Feature - April 30, 2023

AfCFTA Business Forum: Promoting a private sector-friendly environment for AfCFTA’s implementation

The African Continental Free Trade Area (AfCFTA) Secretariat, in partnership with the Republic of South Africa, hosted the inaugural AfCFTA Business Forum, a platform for creating awareness on the business and investment opportunities created by the AfCFTA market for intra-Africa trade.


A section of panelists at the 2023 AfCFTA Business Forum in Cape Town, South Africa.   Photo: African Business


The AfCFTA Business Forum (ABF), which seeks to become Africa’s biggest business event, is designed to accelerate the implementation of the AfCFTA by promoting trade and investment across Africa. Thus, the Forum provides a unique platform for promoting a private sector-friendly environment for the implementation of the landmark agreement aimed at creating the envisioned single African market. The Forum which was held in Cape Town, South Africa from April 16th to 19th, was  themed: “Acceleration of implementation of AfCFTA” .

To this end, the 2023 ABF featured conversations across priority sectors and value chains, namely agro-processing, automotive, pharmaceuticals, transportation and logistics as well as digital trade. It sought to create awareness on the business and investment opportunities created by the AfCFTA market for Africa’s business community; connected businesses to funding opportunities across AfCFTA value chains as well as promoting a friendly business environment for women and youth-led MSMEs.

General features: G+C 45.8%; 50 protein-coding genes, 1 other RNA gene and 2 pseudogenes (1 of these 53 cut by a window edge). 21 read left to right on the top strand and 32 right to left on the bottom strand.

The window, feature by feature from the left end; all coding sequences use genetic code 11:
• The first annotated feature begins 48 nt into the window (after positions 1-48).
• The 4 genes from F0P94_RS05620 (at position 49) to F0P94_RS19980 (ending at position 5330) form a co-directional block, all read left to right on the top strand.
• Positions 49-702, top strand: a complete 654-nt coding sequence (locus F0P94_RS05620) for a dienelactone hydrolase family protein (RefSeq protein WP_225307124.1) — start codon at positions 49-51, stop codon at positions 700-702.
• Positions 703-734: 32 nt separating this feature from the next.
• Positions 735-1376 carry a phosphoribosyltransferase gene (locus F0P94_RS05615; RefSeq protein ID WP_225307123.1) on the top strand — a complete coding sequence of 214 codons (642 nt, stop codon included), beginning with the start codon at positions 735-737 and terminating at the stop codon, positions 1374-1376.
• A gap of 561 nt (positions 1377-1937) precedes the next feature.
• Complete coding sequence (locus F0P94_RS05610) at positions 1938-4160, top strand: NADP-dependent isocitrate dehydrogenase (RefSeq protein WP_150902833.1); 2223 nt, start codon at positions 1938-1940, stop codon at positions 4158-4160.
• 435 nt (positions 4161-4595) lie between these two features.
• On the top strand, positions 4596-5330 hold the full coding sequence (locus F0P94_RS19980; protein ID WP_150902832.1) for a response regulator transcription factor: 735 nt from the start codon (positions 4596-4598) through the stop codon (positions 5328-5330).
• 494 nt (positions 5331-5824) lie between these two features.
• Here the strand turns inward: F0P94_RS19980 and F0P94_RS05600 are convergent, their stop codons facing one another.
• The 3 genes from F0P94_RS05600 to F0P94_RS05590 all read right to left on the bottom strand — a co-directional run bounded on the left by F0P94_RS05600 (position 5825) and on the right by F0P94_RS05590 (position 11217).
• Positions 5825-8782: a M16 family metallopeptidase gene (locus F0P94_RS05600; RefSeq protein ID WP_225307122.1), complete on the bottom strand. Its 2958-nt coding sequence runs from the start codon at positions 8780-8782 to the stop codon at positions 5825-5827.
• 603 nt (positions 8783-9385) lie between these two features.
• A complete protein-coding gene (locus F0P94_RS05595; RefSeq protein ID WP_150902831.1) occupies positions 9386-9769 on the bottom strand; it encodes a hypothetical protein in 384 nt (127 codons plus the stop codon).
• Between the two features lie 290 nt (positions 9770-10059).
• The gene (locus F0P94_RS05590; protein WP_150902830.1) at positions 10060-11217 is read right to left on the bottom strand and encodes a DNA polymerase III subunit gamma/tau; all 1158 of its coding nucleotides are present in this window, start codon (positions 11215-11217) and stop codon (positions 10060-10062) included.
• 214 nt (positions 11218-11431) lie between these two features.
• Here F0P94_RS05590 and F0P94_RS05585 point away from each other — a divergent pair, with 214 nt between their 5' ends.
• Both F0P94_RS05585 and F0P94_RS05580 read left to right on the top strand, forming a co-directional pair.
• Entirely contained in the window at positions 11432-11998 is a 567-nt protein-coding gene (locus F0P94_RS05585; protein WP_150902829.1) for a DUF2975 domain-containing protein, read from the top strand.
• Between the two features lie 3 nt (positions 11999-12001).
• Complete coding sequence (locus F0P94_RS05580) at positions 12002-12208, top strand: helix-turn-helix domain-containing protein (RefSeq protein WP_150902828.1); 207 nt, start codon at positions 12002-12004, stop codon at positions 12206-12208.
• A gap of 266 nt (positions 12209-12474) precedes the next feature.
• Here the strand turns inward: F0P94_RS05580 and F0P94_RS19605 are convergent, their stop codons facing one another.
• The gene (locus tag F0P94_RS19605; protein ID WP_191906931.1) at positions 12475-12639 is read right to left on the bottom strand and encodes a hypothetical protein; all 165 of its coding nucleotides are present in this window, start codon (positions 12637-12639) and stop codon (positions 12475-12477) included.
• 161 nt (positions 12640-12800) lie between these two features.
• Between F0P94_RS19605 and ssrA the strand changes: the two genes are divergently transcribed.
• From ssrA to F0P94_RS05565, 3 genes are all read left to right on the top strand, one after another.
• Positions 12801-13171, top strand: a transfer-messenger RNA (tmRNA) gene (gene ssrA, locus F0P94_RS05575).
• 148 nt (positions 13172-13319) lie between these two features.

The Forum took place barely six months after the launch of the AfCFTA’s Guided Trade Initiative (GTI), which came into being after the creation of all necessary measures and instruments for the commencement of trading under the Agreement, namely the AfCFTA e-Tariff Book, the Rules of Origin (ROO), the AfCFTA Adjustment Fund as well as the Pan-African Payments and Settlement System (PAPSS).

Among others, the ABF offered spaces for B2B meetings, deal rooms as well as investment, cultural and social events. Thus, the Forum offered a platform for businesses and investors to pitch their ideas and projects to a panel of potential investors and business leaders, thereby offering companies and entrepreneurs a unique platform to showcase their innovative projects and attract investments, partnerships, and mentorships.

In his opening remarks, AfCFTA Secretary General Wamkele Mene said the AfCFTA Agreement which had thus far been ratified by 47 out of 55 AU Member States would address the over 60-year fragmentation of African national economies, colonial trade patterns, lack of industrial capacity as well as Africa’s overreliance on the export of primary unprocessed commodities. These factors, he said, were responsible for the low-level of intra-African trade and Africa’s lowly contribution to global GDP.

“In order for us to see the results that we all desire to see, the private sector has to play a critical role in the implementation of the AfCFTA. Africa’s private sector is estimated to account for about 80% of total production, 67% of investment and employs 90% of the working-age population. As I have noted before, governments do not trade, the AfCFTA Secretariat does not trade, it is the private sector that drives trade,” Mr Mene stressed.

The AfCFTA chief cited a study by McKinsey & Company and the Brookings Institution which estimates that annual spending by African consumers and businesses will reach $6.66 trillion by 2030 – upward from $4 trillion in 2015 – noting that this trend was spurring growing markets in various sectors where the continent has unmet needs such as agriculture and agro-processing, pharmaceuticals, automotives as well as transport and logistics.